4. Continue on as a Vegan, and keep daily exercise a priority in my life

This is my easiest resolution, it is how I live, so nothing to add here, just keep on keeping on. Oh, and be more disciplined in posting to my blog :)



I would love to hear your plans and goals for 2018.

Peace be with you,

Bean 

Tuesday, October 31, 2017

Vegan On A Budget

A vegan diet can be an expensive option if  you choose to eat many vegan processed foods, and vegan "fake" meats. But if you stick to the basics it is an extremely economical dietary choice.

I am not a vegan who eats "fake" meats, and looks to recreate vegan forms of traditional foods such as macaroni and cheese, chicken and noodles, etc. I like to eat a whole food, plant based diet and avoid processed foods for the most part.

My weekly staples, and pretty much my shopping list:

oatmeal
lentils
ground flax seed
almond milk
nutritional yeast
mushrooms
diced canned tomatoes
kale
collard greens
napa cabbage
brussel sprouts
carrots
turnips
cucumber
peppers
radishes
celery
ezeqiel bread

I sometimes add, cauliflower, broccoli, zucchini squash, and occasionally apples and bananas, and once in while some frozen blueberries. I eat canned beans, pinto, black, or chick, occasionally, and a few times a week some quinoa.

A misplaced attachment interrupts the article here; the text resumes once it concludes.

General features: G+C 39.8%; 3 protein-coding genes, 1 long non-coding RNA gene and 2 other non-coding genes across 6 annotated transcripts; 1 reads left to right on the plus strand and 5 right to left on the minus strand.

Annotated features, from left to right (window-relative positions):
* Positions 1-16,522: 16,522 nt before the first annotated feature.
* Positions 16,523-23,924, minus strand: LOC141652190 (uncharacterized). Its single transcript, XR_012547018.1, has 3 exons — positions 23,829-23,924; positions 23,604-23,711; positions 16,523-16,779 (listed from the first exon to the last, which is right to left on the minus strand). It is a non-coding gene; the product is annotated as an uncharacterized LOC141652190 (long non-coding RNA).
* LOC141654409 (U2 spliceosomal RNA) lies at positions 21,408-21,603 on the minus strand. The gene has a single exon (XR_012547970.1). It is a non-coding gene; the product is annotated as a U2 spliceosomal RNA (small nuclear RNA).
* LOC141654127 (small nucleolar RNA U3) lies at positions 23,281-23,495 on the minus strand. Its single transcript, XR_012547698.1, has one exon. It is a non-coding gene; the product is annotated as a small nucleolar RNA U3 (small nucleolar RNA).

It seems like a small group of foods, but each day I easily hit my protein goal, calcium and iron goals, close to my potassium goal, and average around 50 plus grams of fiber daily. I do take a multi-vitamin each day, B-12 supplement, D3 supplement, and Tumeric Curcumin.

I enjoy my meals, lunch and dinner are always lentils, tomatoes, nutritional yeast, and napa cabbage. I generally eat two servings of kale at lunch time, and two servings of collard greens at dinner time, to this I add some other veggies. I steam my veggies. To save time I cook up a bunch of lentils and  keep them in the fridge, they are always ready to go.

I do not use oil, dressings, vegan spreads, dips etc. as I try to limit my exposure to fat. I do eat a little peanut butter and occasionally some nuts, and I get omega 3's from 2 T flax see I eat with my morning oatmeal.

I have never tried vegan cheese and don't see why I ever will as I simply do not miss it at all, and I was once a cheese addict :)

Meal prep is easy and my meals are filling, satisfying, and nutritious.

I like to drink herbal tea, making sure I have some green tea every day too.

Monday, September 18, 2017

Vegan - It's going mainstream baby!

It seems that many people are at least willing to try a vegetarian or vegan diet, and wow that is a great thing, it is a good and ethical way to live.

I eat, for the most part, a very healthy diet, plenty of vegetables, some fruit, healthy grains and beans, and I feel fabulous. My younger son, Ben, decided to go vegan, he literally went vegan overnight after watching a short video, The Secret Reason We Eat Meat by Dr. Melanie Joy, on YouTube. Ben's reason for going vegan are almost entirely ethical, but he also benefits from eating a very healthy diet. Funnily he was my the pickiest eater of all four of my children, now he is eating oatmeal, brown rice, lots of stir fried vegetables, taking some supplements, running most days, and he is feeling good.